Iraq gains it independence from the United Kingdom.
With the signing of the Anglo-Iraqi Treaty and the settling of the Mosul Question, Iraqi politics took on a new dynamic. The emerging class of Sunni and Shia landowning tribal sheikhs vied for positions of power with wealthy and prestigious urban-based Sunni families and with Ottoman-trained army officers and bureaucrats. Because Iraq’s newly established political institutions were the creation of a foreign power, and because the concept of democratic government had no precedent in Iraqi history, the politicians in Baghdad lacked legitimacy and never developed deeply rooted constituencies. Thus, despite a constitution and an elected assembly, Iraqi politics was more a shifting alliance of important personalities and cliques than a democracy in the Western sense. The absence of broadly based political institutions inhibited the early nationalist movement’s ability to make deep inroads into Iraq’s diverse social structure.
The new Anglo-Iraqi Treaty was signed in June 1930. It provided for a “close alliance,” for “full and frank consultations between the two countries in all matters of foreign policy,” and for mutual assistance in case of war. Iraq granted the British the use of air bases near Basra and at Al Habbaniyah and the right to move troops across the country. The treaty, of twenty-five years’ duration, was to come into force upon Iraq’s admission to the League of Nations. This occurred on October 3, 1932.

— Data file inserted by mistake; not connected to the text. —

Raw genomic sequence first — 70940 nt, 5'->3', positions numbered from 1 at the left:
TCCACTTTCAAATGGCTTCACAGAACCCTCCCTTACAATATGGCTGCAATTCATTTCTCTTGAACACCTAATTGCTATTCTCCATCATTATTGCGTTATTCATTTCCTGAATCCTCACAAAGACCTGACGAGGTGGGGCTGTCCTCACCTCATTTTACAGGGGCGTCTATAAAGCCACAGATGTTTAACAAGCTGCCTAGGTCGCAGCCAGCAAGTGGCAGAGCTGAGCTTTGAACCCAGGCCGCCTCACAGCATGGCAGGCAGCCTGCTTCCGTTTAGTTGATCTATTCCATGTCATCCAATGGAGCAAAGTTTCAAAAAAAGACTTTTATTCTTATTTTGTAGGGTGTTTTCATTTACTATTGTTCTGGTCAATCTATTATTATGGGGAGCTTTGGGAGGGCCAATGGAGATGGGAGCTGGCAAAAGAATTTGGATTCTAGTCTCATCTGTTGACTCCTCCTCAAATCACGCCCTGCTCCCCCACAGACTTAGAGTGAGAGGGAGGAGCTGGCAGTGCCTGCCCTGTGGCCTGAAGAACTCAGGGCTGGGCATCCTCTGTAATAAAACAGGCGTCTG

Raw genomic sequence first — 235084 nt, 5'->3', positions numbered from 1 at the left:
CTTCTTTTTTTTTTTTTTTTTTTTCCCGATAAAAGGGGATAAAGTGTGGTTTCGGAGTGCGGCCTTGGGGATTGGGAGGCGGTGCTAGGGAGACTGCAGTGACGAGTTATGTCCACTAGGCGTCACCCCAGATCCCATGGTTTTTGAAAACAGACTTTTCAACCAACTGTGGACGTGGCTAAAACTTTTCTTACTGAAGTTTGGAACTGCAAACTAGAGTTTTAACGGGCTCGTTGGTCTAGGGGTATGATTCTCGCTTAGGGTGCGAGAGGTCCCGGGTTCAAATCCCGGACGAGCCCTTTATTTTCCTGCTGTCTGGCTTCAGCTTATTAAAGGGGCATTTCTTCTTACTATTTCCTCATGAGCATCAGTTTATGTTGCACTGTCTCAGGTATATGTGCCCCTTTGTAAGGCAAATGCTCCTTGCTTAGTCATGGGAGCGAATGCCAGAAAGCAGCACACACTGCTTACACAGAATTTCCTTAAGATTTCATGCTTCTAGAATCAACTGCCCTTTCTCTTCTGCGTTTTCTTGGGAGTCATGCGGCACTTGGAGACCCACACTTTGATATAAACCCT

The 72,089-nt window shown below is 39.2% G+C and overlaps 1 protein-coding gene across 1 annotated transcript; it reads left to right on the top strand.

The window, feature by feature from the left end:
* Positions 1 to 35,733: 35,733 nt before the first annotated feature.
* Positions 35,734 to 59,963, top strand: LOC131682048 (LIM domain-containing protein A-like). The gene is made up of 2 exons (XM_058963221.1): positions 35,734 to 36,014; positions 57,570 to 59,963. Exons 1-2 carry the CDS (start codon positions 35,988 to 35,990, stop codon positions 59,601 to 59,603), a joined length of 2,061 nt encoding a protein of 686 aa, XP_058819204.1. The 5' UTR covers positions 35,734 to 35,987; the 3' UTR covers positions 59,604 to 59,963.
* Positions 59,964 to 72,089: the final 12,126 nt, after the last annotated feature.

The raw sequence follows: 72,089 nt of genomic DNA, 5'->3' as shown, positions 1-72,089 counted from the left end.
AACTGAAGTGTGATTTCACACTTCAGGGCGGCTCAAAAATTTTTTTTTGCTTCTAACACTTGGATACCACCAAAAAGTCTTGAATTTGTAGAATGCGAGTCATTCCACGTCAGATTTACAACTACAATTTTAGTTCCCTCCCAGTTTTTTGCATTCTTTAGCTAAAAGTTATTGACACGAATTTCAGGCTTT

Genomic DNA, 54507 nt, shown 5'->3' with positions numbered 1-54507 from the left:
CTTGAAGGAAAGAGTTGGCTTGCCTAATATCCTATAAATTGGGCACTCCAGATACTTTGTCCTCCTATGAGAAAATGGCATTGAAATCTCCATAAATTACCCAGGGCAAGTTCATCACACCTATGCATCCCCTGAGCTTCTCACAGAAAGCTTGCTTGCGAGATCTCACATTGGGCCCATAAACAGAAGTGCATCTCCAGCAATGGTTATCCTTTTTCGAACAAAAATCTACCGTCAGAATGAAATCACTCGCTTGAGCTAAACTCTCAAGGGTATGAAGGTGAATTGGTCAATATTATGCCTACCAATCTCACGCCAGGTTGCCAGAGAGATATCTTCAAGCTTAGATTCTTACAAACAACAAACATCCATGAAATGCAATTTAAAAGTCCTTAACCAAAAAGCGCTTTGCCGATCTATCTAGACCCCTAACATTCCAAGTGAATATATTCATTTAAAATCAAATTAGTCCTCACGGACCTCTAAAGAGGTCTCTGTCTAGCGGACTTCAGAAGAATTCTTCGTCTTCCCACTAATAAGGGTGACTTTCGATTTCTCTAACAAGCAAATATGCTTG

In 1932, the Kingdom of Iraq was granted independence under King Faisal I. However the British retained military bases in the country. Iraq was granted official independence on October 3, 1932 in accordance with an agreement signed by the United Kingdom in 1930, whereby the United Kingdom would end its effective mandate on the condition that the Iraqi government would allow British advisers to take part in government affairs, allow British military bases to remain, and a requirement that Iraq assist the United Kingdom in wartime. Strong political tensions existed between Iraq and the United Kingdom even upon gaining independence. After gaining independence in 1932 the Iraqi government immediately declared that Kuwait was rightfully a territory of Iraq. Kuwait had loosely been under the authority of the Ottoman vilâyet of Basra for centuries until the British had formally severed it from the Ottoman influence after World War I and on this basis the Iraqi government stated that Kuwait was a British imperialist invention.